KENTS HILL — Rain may have forced the ceremony inside, but nothing could dampen the spirits of the 82 seniors graduating from Kents Hill School on Saturday morning.

The boys In their maroon gowns and the girls in their white gowns posed for photos in the gym alongside proud parents, classmates and friends.

Sebastian Muller introduced his parents, Karl and Elke, who had flown in from Oberhausen, Germany, for his graduation, and said he came to the private high school two years ago to improve his English and to play sports.

“And to become closer to being an adult, more mature,” said Karl Muller.

Elke Muller said the family wanted him to become more global — hard to imagine because Sebastian’s birthplace was Singapore.

Their son said he will miss Kents Hill. “It’s really a great place, really friendly, and the teachers are very helpful.”


Simisola Odimayo’s parents were unable to travel from their London home to see their daughter graduate in person, but tuned in to the live stream on the Internet.

The school streamed the graduation, and the event will remain accessible through their website at

Odimayo’s aunt and uncle, who live in Augusta, were there for the ceremony.

“The community was very welcoming and very accepting,” she said. “If I had gone somewhere else, I doubt I would have gotten the same experience socially.”

Already admitted to the University of New England’s pharmacy program, Odimayo said she had yet to make a final decision on her next move since she was waiting to hear from schools in London.

“I like to help people but I’m not very good with blood, so pharmacy is still a way to help people,” she said.


D. Jeremy LaCasse, head of school, gave the imminent graduates one final assignment: to write down what it means to be a person of principle and to say how they will make a difference in the future. He said he would collect those index card answers as they received their diploma.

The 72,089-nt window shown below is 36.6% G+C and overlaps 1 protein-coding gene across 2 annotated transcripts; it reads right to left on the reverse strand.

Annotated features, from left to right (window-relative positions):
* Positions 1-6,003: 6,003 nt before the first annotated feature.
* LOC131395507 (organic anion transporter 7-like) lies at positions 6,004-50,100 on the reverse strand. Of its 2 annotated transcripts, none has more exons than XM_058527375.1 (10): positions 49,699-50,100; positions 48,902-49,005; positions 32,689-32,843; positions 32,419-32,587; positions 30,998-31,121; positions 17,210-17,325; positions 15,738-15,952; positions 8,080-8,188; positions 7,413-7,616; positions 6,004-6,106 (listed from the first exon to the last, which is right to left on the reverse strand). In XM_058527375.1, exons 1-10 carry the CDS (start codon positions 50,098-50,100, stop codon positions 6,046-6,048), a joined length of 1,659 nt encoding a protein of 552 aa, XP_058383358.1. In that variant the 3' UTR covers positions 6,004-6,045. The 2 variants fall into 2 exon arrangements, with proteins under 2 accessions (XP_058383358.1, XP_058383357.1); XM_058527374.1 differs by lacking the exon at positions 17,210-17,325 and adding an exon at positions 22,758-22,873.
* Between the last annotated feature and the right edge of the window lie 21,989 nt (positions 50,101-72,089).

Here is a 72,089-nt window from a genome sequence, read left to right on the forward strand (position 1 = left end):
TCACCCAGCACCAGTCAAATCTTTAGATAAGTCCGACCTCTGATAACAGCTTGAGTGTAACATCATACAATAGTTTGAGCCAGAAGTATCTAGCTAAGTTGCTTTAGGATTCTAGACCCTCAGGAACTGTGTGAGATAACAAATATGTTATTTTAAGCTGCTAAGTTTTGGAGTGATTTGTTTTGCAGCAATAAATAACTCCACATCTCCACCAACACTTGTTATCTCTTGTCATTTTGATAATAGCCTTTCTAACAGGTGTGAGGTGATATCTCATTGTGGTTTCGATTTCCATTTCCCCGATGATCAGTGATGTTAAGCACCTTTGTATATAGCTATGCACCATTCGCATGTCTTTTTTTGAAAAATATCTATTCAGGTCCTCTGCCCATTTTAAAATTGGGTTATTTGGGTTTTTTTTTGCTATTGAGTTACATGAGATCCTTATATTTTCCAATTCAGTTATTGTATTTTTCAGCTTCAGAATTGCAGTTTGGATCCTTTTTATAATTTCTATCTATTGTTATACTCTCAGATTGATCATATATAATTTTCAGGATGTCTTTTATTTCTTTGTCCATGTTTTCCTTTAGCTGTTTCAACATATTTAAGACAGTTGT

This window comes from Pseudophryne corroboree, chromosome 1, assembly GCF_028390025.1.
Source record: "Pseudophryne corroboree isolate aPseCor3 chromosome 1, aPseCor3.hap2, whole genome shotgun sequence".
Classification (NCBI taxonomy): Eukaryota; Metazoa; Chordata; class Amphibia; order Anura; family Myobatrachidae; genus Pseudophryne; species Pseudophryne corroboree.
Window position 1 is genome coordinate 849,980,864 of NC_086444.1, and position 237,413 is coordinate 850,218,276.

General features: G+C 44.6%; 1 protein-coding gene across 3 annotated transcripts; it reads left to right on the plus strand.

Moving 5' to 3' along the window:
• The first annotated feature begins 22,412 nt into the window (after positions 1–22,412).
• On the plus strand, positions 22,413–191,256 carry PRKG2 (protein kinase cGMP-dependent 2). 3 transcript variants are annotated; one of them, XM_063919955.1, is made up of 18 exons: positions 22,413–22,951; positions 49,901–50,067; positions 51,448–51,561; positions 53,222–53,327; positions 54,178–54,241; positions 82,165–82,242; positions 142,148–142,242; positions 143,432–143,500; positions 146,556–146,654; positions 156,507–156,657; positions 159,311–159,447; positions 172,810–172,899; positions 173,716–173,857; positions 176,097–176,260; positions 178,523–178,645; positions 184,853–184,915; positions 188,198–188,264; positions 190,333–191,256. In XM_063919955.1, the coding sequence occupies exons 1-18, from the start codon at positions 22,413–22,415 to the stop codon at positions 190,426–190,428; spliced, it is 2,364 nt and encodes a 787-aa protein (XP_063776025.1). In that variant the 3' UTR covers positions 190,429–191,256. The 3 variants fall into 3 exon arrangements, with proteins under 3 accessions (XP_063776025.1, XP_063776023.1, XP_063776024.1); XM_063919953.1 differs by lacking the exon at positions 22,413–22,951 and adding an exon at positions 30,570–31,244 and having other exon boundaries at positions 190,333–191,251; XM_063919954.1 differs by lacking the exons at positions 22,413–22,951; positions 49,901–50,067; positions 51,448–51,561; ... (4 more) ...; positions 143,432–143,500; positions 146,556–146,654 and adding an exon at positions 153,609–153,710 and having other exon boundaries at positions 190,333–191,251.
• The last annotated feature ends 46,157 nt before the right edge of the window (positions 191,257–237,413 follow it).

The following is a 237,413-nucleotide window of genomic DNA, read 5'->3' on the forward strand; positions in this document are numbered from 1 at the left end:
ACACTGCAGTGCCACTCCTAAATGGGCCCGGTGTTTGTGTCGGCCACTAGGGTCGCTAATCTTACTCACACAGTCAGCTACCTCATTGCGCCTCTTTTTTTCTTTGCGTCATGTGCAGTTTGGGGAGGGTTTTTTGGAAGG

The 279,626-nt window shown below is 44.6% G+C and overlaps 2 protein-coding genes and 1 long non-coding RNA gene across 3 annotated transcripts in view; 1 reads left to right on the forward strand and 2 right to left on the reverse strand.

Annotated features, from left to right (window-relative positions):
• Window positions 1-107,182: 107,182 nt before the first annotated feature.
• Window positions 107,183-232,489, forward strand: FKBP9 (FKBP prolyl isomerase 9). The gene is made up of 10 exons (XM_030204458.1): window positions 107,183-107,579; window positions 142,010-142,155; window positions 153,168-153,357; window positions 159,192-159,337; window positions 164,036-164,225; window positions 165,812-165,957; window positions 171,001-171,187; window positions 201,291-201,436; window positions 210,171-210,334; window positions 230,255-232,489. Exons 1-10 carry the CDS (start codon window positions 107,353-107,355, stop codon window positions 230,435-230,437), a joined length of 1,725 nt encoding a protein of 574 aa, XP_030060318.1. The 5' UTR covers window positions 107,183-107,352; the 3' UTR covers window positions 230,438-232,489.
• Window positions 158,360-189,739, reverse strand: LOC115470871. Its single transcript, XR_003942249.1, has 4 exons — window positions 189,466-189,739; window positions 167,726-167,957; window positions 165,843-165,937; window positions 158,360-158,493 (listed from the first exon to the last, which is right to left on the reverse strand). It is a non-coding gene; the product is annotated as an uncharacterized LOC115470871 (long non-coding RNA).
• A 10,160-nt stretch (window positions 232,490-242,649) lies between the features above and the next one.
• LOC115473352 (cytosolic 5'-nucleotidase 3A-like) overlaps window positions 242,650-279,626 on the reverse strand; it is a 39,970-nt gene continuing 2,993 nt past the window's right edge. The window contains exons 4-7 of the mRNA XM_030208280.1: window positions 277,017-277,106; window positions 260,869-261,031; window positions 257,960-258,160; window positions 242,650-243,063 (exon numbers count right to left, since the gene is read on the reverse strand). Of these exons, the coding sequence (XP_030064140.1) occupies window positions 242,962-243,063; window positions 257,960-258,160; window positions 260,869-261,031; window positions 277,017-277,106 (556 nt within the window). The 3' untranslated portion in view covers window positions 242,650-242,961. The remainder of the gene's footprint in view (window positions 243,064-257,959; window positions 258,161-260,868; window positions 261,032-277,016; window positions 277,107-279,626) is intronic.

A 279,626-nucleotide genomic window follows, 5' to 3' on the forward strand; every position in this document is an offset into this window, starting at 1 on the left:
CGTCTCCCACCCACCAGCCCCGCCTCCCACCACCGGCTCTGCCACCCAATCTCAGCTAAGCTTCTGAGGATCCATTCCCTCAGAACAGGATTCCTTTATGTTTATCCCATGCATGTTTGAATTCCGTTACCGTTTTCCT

In his senior address to his fellow graduates, Sam Hall, of Rockport, talked of how the junior varsity baseball team and coaches handled a 42-0 loss with grace and humor and a follow-up screening of the movie “42.”

He praised the qualities and work ethic of the Class of 2013, citing several members by name, including Sheng-Wen Chen, of Taipei City, Taiwan, “whose meticulous attention to detail make his math and science projects resemble fine works of art.”

Just prior to the ceremony Chen said he initially had been homesick, but then came to accept and embrace the Kents Hill community over the past two years. “The boarding school makes a lot of difference,” he said.

Asa Gomberg, of Augusta, who spent three years at Kents Hill as a day student, also praised the community, “where everyone has your best interest at heart” and where she has made lifelong friends.

Abigail Marshall, of Fayette, marched into the auditorium in a procession that also included her father, math teacher Tom Marshall. They were watched by Abigail’s brother, David, who is about to begin his third year at the school.


“It’s going to be weird not seeing her every day,” David Marshall said.

Unlike most of her classmates, Abigail will be back at Kents Hill, where her family lives, when she’s on breaks from studying nursing from the University of Vermont.

“I’ll still miss all the people that are here.”

Her father echoed that sentiment as he watched the graduates assemble on the bleachers for photos.

“I’m a dorm head as well, and I live with 30 of these boys,” Tom Marshall said. “You get very close to them over the course of the year.”

Her proud father said Abigail had done very well, and at the commencement ceremony she was presented with the Lois Masterman Award to a girl “who in the opinion of her classmates and faculty, most exemplifies the following philosophy of living: ‘To be helpful to others and to make something useful of my life,'” Masterman’s motto.


Cornelia Spring, of New York, managing director of J.P. Morgan Private Bank in New York and a member of the Kents Hill’s board of trustees, addressed the graduates, saying she imagined she was speaking to her son, Huyette Spring, who graduated in 2008 from Kents Hill School. He helped her shape her speech, she said.

Spring harkened back to her 17th summer, spent traveling across the United States via Greyhound bus.

“Being curious and traveling will teach you — prove to you — that you can manage all kinds of things in life you simply cannot possibly prepare for.”

She encouraged the students to travel the world, visiting their former classmates along the way.

Betty Adams — 621-5631
[email protected]


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